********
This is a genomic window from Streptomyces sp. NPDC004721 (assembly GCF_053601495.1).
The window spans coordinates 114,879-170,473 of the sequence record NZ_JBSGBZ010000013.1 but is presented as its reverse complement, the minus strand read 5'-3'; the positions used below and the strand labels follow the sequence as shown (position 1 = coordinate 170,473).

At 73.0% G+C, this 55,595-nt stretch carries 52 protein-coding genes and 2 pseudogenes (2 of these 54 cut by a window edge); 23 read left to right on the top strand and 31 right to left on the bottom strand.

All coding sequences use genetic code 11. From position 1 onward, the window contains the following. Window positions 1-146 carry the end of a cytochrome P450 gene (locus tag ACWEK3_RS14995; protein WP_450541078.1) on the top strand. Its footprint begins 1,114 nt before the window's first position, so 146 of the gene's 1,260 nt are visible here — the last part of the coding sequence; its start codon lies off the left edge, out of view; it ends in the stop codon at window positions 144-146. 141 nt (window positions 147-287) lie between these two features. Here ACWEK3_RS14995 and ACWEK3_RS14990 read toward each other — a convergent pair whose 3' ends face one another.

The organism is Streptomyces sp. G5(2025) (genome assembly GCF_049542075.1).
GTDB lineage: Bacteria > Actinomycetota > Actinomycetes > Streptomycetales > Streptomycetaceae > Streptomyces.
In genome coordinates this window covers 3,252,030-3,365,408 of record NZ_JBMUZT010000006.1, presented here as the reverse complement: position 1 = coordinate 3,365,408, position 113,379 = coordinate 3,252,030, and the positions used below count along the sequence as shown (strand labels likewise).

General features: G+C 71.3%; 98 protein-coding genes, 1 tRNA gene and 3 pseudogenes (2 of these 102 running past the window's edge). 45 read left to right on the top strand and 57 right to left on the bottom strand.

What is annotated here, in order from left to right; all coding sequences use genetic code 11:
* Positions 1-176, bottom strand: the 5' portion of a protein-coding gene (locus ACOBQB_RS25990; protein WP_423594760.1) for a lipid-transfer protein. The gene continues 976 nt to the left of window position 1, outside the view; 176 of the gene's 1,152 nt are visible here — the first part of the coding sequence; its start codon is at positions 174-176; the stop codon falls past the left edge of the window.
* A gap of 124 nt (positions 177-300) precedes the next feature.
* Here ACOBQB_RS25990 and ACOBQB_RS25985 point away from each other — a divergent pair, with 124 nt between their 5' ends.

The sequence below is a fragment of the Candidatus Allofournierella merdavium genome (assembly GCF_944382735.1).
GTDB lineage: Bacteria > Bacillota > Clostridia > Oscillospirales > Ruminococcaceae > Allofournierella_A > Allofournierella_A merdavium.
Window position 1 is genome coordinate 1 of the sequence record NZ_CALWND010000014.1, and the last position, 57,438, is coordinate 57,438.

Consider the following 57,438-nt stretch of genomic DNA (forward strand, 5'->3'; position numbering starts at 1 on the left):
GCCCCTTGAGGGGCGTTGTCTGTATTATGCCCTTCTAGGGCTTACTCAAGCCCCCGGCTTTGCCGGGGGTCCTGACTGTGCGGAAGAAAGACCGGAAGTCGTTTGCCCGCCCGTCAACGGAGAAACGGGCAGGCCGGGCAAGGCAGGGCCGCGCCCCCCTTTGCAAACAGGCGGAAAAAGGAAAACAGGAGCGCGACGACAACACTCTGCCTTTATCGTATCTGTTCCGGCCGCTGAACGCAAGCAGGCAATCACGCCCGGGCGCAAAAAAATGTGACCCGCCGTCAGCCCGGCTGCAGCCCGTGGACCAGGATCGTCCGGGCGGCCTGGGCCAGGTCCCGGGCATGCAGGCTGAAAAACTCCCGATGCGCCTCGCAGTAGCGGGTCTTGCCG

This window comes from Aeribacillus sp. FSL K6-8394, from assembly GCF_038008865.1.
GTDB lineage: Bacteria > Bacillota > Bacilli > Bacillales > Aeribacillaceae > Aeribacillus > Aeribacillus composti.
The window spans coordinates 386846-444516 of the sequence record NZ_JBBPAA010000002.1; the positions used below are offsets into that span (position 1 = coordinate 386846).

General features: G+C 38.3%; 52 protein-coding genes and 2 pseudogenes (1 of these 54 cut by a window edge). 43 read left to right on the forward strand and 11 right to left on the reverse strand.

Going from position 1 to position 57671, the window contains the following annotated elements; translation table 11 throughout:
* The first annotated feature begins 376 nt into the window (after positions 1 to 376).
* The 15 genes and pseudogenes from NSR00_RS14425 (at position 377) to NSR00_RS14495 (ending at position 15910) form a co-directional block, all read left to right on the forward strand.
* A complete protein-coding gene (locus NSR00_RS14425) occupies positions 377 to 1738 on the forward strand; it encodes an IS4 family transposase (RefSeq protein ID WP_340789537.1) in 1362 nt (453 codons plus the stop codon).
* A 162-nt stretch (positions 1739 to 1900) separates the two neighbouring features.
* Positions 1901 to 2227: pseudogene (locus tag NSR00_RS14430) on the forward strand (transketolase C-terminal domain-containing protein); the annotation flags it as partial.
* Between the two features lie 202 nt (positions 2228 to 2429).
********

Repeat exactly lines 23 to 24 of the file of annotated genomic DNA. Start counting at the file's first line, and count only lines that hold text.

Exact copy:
* The first annotated feature begins 376 nt into the window (after positions 1 to 376).
* The 15 genes and pseudogenes from NSR00_RS14425 (at position 377) to NSR00_RS14495 (ending at position 15910) form a co-directional block, all read left to right on the forward strand.